(2) The Amount of Federal Expenditure.—The chief influence of the section will undoubtedly be in the direction of ensuring economy of federal expenditure. The Federal Parliament will be subject to two opposite forces: the national impulse, which will tend towards enlarging the scope of federal operations, and therefore of federal expenditure; and the restraining influence of the States, and of their representatives in the Federal Parliament, which will make for limiting federal expenditure so as to ensure an adequate subsidy to the States. The chief merit of the Braddon clause is that it fixes the maximum ratio of federal to provincial expenditure, and thus checks, during the early years of Federation, any attempt at an undue encroachment of the federal power. If the vast revenues of the Commonwealth were entirely at its disposal, subject only to such political pressure as the States could bring to bear, there might be a serious temptation to federal extravagance, and a serious risk of the diminution of the State revenues. But when extra expenditure by the Commonwealth means extra taxation by the Commonwealth, all the checks of representative and responsible government will be strengthened, and the temptations of the Federal Treasurer will be correspondingly reduced.

(3) The Mode of Federal Taxation.—It has been argued (see for instance Mr. Reid's speech, Conv Deb., Melb., p. 2424) that this section would be a strong temptation to the Federal Treasurer to resort to direct instead of indirect taxation, in order that he might spend on federal purposes the whole of what he raised. If it were not for the fact that the Federal Treasurer will have ample revenue under the section, and the further fact that the fiscal circumstances of the States will make it politically necessary for the Treasurer to raise through the customs at least as much as the aggregate raised in all the colonies before Federation, this argument would have much weight. If the section were permanent, a time might come when it would have even greater weight. But during the first ten years of Federation it is most unlikely that any resort will be made to federal direct taxation. The real problem will not be the finances of the Commonwealth, but the finances of the States. Taxation difficulties will arise, not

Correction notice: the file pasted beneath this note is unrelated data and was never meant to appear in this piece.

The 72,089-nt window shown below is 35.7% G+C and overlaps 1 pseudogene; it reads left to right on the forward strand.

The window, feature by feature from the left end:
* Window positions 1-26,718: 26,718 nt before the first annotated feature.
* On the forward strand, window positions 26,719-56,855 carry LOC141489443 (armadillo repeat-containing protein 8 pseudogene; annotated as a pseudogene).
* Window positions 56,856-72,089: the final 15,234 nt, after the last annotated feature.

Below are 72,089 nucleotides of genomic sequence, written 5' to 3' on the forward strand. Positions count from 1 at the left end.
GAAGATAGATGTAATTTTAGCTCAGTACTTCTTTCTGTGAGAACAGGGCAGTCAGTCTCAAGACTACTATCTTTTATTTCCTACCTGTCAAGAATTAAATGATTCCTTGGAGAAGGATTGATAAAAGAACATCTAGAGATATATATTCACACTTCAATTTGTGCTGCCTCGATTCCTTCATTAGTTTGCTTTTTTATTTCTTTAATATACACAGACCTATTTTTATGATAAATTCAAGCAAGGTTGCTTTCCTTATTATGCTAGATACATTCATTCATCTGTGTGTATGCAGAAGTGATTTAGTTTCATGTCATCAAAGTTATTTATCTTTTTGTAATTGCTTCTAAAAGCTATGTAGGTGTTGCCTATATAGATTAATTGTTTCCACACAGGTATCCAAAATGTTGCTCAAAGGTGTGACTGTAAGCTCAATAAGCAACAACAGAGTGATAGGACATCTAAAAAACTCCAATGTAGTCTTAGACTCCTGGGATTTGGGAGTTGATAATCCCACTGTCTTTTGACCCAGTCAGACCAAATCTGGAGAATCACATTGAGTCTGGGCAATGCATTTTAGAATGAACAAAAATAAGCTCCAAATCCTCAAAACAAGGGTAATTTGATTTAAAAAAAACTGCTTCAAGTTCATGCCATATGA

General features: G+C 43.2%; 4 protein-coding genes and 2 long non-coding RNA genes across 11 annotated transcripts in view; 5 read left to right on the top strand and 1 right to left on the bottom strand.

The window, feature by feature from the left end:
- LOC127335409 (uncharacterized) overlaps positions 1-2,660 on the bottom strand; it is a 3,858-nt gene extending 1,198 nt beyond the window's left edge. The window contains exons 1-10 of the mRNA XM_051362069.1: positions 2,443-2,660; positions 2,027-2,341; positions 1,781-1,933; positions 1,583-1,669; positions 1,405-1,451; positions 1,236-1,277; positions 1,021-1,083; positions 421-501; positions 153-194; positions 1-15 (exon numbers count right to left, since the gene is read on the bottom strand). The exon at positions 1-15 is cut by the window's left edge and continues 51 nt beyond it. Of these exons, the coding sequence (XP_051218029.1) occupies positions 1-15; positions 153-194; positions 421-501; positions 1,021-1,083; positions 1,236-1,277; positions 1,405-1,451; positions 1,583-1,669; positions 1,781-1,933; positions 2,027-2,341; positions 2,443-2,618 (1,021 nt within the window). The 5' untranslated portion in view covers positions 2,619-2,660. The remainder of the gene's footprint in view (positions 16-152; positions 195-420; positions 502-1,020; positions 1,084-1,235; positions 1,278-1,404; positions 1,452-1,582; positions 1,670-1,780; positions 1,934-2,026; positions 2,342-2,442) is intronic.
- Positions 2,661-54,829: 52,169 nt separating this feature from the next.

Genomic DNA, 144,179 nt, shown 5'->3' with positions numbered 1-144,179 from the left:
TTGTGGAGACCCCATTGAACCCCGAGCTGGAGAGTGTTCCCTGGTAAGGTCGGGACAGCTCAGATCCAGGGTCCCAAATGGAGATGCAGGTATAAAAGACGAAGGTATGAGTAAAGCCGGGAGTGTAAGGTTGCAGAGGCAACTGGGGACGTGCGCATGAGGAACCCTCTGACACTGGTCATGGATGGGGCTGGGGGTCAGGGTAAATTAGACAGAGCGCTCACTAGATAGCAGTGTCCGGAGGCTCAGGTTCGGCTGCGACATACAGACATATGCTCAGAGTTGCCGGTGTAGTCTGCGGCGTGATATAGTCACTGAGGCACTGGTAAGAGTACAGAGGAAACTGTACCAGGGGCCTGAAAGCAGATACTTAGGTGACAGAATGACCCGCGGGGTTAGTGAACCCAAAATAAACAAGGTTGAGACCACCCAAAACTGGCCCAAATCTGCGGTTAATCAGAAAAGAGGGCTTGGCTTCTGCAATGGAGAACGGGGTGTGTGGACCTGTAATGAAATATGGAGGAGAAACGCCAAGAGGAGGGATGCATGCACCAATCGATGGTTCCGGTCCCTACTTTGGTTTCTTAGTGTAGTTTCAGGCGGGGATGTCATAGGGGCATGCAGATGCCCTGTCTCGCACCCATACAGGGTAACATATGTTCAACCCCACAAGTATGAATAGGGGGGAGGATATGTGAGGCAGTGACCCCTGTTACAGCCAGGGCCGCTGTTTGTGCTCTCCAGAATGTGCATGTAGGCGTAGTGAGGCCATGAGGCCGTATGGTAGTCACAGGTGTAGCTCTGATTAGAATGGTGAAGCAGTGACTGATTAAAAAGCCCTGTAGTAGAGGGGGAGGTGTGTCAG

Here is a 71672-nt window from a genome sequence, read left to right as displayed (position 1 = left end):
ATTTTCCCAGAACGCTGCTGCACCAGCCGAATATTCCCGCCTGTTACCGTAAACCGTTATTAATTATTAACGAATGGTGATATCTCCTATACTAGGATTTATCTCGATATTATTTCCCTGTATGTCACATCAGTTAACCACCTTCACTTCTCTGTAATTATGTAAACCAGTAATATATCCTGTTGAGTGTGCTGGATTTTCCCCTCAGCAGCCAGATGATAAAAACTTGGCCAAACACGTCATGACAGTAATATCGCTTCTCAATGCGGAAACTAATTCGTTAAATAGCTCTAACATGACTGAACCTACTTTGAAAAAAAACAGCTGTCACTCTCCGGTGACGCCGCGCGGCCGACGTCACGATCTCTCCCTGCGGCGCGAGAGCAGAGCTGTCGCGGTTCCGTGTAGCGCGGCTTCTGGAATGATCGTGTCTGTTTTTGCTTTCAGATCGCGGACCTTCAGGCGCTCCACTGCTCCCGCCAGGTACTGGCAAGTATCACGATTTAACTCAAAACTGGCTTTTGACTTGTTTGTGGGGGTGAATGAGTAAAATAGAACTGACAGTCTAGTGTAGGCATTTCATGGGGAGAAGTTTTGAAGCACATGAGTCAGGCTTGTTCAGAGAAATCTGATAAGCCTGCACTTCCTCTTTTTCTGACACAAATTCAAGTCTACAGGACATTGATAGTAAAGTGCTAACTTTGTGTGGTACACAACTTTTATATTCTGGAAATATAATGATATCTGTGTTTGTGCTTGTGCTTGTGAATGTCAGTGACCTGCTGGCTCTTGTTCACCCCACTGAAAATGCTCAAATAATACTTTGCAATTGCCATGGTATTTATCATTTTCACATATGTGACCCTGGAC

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in respect of federal expenditure, but in respect of State expenditure; and if any increase of direct taxation is required to meet the varying needs of the States, local taxation proportioned to the needs of each State will be a much easier policy than uniform federal taxation which would fall equally on the States which required more revenue and on those which did not. The federal tariff will be framed to meet the wants of the Australian people; and if, when the desirable level of customs and excise taxation has been reached, any States require more revenue for provincial purposes, which it is thought fit to raise by direct taxation, provincial direct taxation and not federal direct taxation is the obvious resource.

(4) The Finances of the States.—To the States, the section will doubtless be some guarantee of a substantial return of revenue, but it is by no means a guarantee that each State will be fully compensated, through its share of customs and excise duties, for the difference between the revenue which it has surrendered and the expenditure of which it has been relieved. In framing the federal tariff, the interests of each State will be considered; but when the tariff is framed, each State will have to cut its coat according to the cloth. Some States may have to resort to a reduction of their local expenditure, or an increase of their local taxation, or both. The different financial requirements of six States cannot be met solely by uniform taxation; and it can hardly be doubted that one result of Federation will, sooner or later, be that provincial taxation will be increasingly resorted to for provincial purposes.